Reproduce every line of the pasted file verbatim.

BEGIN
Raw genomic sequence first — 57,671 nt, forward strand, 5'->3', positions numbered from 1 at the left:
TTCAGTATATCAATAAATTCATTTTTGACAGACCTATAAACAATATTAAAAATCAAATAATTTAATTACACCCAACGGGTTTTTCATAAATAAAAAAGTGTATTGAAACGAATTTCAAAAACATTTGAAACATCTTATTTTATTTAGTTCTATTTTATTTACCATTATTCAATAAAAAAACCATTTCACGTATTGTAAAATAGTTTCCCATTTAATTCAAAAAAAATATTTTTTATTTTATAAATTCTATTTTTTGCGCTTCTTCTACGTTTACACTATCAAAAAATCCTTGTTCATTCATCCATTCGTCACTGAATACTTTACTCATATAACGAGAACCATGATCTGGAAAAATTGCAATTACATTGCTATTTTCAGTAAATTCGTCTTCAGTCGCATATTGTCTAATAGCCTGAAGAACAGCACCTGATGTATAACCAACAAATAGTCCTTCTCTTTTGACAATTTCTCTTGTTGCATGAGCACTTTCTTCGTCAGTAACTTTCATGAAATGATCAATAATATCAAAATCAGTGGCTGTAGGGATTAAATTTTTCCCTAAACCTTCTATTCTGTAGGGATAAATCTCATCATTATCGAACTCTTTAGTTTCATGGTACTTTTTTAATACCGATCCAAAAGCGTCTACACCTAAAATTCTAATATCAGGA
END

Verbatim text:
Raw genomic sequence first — 57,671 nt, forward strand, 5'->3', positions numbered from 1 at the left:
TTCAGTATATCAATAAATTCATTTTTGACAGACCTATAAACAATATTAAAAATCAAATAATTTAATTACACCCAACGGGTTTTTCATAAATAAAAAAGTGTATTGAAACGAATTTCAAAAACATTTGAAACATCTTATTTTATTTAGTTCTATTTTATTTACCATTATTCAATAAAAAAACCATTTCACGTATTGTAAAATAGTTTCCCATTTAATTCAAAAAAAATATTTTTTATTTTATAAATTCTATTTTTTGCGCTTCTTCTACGTTTACACTATCAAAAAATCCTTGTTCATTCATCCATTCGTCACTGAATACTTTACTCATATAACGAGAACCATGATCTGGAAAAATTGCAATTACATTGCTATTTTCAGTAAATTCGTCTTCAGTCGCATATTGTCTAATAGCCTGAAGAACAGCACCTGATGTATAACCAACAAATAGTCCTTCTCTTTTGACAATTTCTCTTGTTGCATGAGCACTTTCTTCGTCAGTAACTTTCATGAAATGATCAATAATATCAAAATCAGTGGCTGTAGGGATTAAATTTTTCCCTAAACCTTCTATTCTGTAGGGATAAATCTCATCATTATCGAACTCTTTAGTTTCATGGTACTTTTTTAATACCGATCCAAAAGCGTCTACACCTAAAATTCTAATATCAGGA